Hi Jordan. Welcome back and thanks for the blog, I’ve found it really helpful… I have never posted to a blog before, but there’s a first time for everything. I’m a 51 year old man, diagnosed with iih four years ago. 8 operations on (1 x revision, 2 x icp monitors, 1 x infection, removal & replacement, repositioning of the distal end of the catheter last December and eventually, in Jan this year converted to a va shunt) had stabbing pain where my shunt is and tightness along track of catheter, but last week started with a ‘gurgling’ sound (never happened before), now dizzy and really intense pain in my head, feels like my skull is too small, not constantly, only when I bend or lie down. I was made to feel like a fool by a neuro intern when I believed I had an infection (I was proven right eventually), now have zero confidence. Not like me, but after four years, I don’t remember what ‘me’ is any more. Hate wasting people’s time, just unsure what to do. Any advice from anyone would be gratefully received.

    • jordantheheadcase April 9, 2017 at 10:04 pm #

      Hi Alex,

      Did you see my reply to your post about this? I’ll see if I can find it if not. Jordan x

      • Alex April 10, 2017 at 11:13 am #

        Hi Jordan. Can’t see your response, would you be kind enough to email me? Sorry to be high maintenance! Ta, Alex X

      • jordantheheadcase April 10, 2017 at 7:38 pm #

        Hi Alex,

        I had a look but I couldn’t find how to email you…no email was attached to your name. Here’s what I’d said before:

        ‘Hi Alex,
        Thanks for your post…sorry to hear you’re not feeling great. I think that somewhere along the line we all have our experiences of medical staff who may not be exactly as we’d hoped! But try to not let those episodes shake your confidence too much. Always remember; this is YOUR body and you have a right to ask questions if you feel something is up. It sounds to me as though your pressure is a bit too high as bending over and lying down can increase it further so if it’s generally too high to start with, those movements are probably only going to make things worse. Do you have access to your neurosurgeon? If you can email him/her and express your concerns at least your team will be aware of what’s going on for you. Staying quiet, I’ve found over the years, doesn’t usually help matters!
        Always bear in mind that you are also entitled to a second opinion. I changed my surgeon years ago after not feeling confident with my first two…best move I ever made. You don’t have to stick with team you have right now but I would suggest meeting with them and having a good chat (and hopefully a check-up). Tell them about the experience with the intern; it’s important that they know how this has affected you. Keeping open lines of communication between you and your surgeon is crucial for good treatment. They’re there to support you at the end of the day so should listen to your concerns. And if they absolutely don’t, go to your GP for a referral. Best of luck. Jordan’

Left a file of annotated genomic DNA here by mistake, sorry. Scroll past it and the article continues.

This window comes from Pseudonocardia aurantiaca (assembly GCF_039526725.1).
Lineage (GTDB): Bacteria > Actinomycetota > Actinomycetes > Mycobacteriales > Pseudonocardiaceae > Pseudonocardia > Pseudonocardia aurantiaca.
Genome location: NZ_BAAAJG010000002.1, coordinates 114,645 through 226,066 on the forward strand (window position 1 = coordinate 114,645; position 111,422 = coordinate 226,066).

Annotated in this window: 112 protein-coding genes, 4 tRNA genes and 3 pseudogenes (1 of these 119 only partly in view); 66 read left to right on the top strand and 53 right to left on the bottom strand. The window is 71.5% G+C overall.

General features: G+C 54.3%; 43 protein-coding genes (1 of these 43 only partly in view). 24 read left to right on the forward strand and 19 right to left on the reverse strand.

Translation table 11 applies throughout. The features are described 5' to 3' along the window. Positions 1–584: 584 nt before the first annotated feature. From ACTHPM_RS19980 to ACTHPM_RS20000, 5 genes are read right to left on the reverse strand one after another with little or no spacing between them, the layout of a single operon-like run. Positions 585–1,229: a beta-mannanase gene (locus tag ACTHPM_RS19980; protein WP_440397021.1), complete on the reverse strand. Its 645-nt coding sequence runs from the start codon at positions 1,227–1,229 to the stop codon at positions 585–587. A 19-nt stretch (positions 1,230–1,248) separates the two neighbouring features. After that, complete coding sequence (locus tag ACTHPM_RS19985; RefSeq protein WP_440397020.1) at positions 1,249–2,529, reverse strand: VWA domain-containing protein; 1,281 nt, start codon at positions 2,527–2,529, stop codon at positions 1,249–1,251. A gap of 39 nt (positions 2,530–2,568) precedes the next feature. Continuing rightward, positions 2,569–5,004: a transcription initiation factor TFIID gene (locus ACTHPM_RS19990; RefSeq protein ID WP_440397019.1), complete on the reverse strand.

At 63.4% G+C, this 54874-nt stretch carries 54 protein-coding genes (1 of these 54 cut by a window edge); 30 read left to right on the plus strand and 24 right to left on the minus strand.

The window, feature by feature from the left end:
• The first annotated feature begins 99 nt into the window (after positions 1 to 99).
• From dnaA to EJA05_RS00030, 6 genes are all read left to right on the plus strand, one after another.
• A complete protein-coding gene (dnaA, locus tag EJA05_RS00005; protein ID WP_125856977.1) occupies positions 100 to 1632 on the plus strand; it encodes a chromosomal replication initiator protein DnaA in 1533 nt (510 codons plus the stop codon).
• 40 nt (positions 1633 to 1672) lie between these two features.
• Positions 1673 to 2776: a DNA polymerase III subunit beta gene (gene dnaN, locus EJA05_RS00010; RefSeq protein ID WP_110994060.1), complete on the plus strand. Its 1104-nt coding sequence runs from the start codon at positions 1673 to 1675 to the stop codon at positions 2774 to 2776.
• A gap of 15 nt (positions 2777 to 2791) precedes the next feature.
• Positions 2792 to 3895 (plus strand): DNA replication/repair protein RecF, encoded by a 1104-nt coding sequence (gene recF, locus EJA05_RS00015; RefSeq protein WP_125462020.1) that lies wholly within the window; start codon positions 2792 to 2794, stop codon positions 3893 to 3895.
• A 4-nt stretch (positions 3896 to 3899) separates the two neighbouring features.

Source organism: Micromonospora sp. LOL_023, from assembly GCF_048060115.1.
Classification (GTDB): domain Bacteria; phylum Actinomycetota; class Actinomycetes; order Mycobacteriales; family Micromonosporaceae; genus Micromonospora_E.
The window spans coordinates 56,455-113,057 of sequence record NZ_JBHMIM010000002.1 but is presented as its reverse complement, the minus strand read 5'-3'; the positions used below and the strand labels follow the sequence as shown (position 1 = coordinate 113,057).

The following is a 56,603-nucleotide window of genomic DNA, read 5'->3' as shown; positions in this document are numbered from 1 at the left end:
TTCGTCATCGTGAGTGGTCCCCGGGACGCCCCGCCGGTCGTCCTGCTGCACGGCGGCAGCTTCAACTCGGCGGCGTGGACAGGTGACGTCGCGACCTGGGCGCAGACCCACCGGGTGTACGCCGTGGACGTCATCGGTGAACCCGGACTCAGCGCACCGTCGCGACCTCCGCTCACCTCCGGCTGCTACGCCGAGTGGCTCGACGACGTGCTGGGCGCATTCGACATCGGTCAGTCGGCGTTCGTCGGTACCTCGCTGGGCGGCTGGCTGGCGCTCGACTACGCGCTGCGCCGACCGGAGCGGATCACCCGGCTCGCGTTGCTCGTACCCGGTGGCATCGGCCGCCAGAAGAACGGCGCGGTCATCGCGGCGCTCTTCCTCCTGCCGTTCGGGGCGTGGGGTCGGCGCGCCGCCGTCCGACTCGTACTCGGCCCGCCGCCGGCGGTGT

• Alex Warden April 10, 2017 at 9:18 pm #

        Hi Jordan

        Thank you for taking the time to respond, it is very kind of you and really appreciated. I am seeing my neurosurgeon tomorrow. Thanks again for the advice. Hope you are well, Alex

        >

      • jordantheheadcase April 10, 2017 at 10:12 pm #

        You’re welcome, Alex. Good luck for tomorrow! Keep me posted. Jordan

  2. Christine Adams April 9, 2017 at 7:22 pm #

    Good!  You write really well, I want to read it even though I don’t have hydrocephalus.  Just had a really nice day with Elaine and Kim and Elaine had a few tears when I gave her the vase, some photos and copies of the eulogy and prayer.  I also found a recipe in nan’s handwriting entitled Mary’s German Apple Cake so baked it and we had it with tea before they went home.  Speak tomorrow   xxxx

Leave a Reply

Fill in your details below or click an icon to log in:

WordPress.com Logo

You are commenting using your WordPress.com account. Log Out / Change )

Twitter picture

You are commenting using your Twitter account. Log Out / Change )

Facebook photo

You are commenting using your Facebook account. Log Out / Change )

Google+ photo

You are commenting using your Google+ account. Log Out / Change )

Connecting to %s

%d bloggers like this: